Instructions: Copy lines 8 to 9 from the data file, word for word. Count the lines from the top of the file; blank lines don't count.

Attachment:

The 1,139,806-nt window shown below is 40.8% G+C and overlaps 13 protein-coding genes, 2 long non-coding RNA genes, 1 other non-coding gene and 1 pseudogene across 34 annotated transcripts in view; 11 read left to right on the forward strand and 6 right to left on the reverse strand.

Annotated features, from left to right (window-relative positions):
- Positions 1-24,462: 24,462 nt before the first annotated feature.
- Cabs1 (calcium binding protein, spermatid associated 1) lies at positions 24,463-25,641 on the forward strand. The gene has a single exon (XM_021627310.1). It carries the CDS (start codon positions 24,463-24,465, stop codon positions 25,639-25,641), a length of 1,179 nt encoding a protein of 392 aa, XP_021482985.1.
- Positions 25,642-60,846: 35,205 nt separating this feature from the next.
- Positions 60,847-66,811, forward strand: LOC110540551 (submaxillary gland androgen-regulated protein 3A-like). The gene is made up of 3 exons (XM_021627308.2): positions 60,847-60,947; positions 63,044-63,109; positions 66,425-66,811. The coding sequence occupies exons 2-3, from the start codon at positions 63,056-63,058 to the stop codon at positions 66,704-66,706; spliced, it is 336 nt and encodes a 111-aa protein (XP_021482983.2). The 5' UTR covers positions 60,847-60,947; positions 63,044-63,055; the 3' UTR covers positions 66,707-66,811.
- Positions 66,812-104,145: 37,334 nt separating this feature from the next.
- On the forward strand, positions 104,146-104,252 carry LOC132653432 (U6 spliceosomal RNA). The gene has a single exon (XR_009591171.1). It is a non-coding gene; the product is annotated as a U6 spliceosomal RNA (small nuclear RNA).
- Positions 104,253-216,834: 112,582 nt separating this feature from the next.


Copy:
- On the forward strand, positions 104,146-104,252 carry LOC132653432 (U6 spliceosomal RNA). The gene has a single exon (XR_009591171.1). It is a non-coding gene; the product is annotated as a U6 spliceosomal RNA (small nuclear RNA).
- Positions 104,253-216,834: 112,582 nt separating this feature from the next.